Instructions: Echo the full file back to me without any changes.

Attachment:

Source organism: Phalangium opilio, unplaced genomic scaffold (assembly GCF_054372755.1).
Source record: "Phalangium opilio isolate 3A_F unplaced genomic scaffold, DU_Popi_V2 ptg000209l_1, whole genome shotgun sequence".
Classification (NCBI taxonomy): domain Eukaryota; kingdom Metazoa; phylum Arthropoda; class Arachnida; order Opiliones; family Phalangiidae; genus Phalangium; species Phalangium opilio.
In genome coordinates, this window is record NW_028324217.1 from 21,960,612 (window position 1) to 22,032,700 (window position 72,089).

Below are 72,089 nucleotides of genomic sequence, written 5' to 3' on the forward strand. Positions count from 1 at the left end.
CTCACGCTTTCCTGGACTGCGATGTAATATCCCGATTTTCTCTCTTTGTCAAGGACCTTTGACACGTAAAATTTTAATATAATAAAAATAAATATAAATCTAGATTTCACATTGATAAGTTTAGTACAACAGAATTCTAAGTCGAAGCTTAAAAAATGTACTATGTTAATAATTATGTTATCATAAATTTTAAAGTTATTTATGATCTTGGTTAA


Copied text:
Source organism: Phalangium opilio, unplaced genomic scaffold (assembly GCF_054372755.1).
Source record: "Phalangium opilio isolate 3A_F unplaced genomic scaffold, DU_Popi_V2 ptg000209l_1, whole genome shotgun sequence".
Classification (NCBI taxonomy): domain Eukaryota; kingdom Metazoa; phylum Arthropoda; class Arachnida; order Opiliones; family Phalangiidae; genus Phalangium; species Phalangium opilio.
In genome coordinates, this window is record NW_028324217.1 from 21,960,612 (window position 1) to 22,032,700 (window position 72,089).

Below are 72,089 nucleotides of genomic sequence, written 5' to 3' on the forward strand. Positions count from 1 at the left end.
CTCACGCTTTCCTGGACTGCGATGTAATATCCCGATTTTCTCTCTTTGTCAAGGACCTTTGACACGTAAAATTTTAATATAATAAAAATAAATATAAATCTAGATTTCACATTGATAAGTTTAGTACAACAGAATTCTAAGTCGAAGCTTAAAAAATGTACTATGTTAATAATTATGTTATCATAAATTTTAAAGTTATTTATGATCTTGGTTAA